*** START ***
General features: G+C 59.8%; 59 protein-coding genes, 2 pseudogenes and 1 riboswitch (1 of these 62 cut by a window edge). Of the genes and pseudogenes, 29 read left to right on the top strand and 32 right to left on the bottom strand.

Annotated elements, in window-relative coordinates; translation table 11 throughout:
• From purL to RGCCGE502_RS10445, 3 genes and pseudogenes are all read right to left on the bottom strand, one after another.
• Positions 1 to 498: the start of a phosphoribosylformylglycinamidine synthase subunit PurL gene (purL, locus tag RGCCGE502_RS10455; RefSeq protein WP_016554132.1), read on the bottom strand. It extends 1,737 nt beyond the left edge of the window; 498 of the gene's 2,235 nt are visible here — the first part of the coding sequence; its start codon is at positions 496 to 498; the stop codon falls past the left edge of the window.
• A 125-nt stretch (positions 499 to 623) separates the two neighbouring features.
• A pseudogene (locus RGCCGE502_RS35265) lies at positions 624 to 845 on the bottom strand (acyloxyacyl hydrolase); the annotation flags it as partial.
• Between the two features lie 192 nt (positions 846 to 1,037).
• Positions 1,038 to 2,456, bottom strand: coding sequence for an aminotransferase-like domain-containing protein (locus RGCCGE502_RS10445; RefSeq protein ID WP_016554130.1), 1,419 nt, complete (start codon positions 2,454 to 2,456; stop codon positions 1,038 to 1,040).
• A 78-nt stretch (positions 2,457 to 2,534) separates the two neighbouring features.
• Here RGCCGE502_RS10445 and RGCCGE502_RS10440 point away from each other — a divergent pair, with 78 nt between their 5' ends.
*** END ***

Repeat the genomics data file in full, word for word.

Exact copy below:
General features: G+C 59.8%; 59 protein-coding genes, 2 pseudogenes and 1 riboswitch (1 of these 62 cut by a window edge). Of the genes and pseudogenes, 29 read left to right on the top strand and 32 right to left on the bottom strand.

Annotated elements, in window-relative coordinates; translation table 11 throughout:
• From purL to RGCCGE502_RS10445, 3 genes and pseudogenes are all read right to left on the bottom strand, one after another.
• Positions 1 to 498: the start of a phosphoribosylformylglycinamidine synthase subunit PurL gene (purL, locus tag RGCCGE502_RS10455; RefSeq protein WP_016554132.1), read on the bottom strand. It extends 1,737 nt beyond the left edge of the window; 498 of the gene's 2,235 nt are visible here — the first part of the coding sequence; its start codon is at positions 496 to 498; the stop codon falls past the left edge of the window.
• A 125-nt stretch (positions 499 to 623) separates the two neighbouring features.
• A pseudogene (locus RGCCGE502_RS35265) lies at positions 624 to 845 on the bottom strand (acyloxyacyl hydrolase); the annotation flags it as partial.
• Between the two features lie 192 nt (positions 846 to 1,037).
• Positions 1,038 to 2,456, bottom strand: coding sequence for an aminotransferase-like domain-containing protein (locus RGCCGE502_RS10445; RefSeq protein ID WP_016554130.1), 1,419 nt, complete (start codon positions 2,454 to 2,456; stop codon positions 1,038 to 1,040).
• A 78-nt stretch (positions 2,457 to 2,534) separates the two neighbouring features.
• Here RGCCGE502_RS10445 and RGCCGE502_RS10440 point away from each other — a divergent pair, with 78 nt between their 5' ends.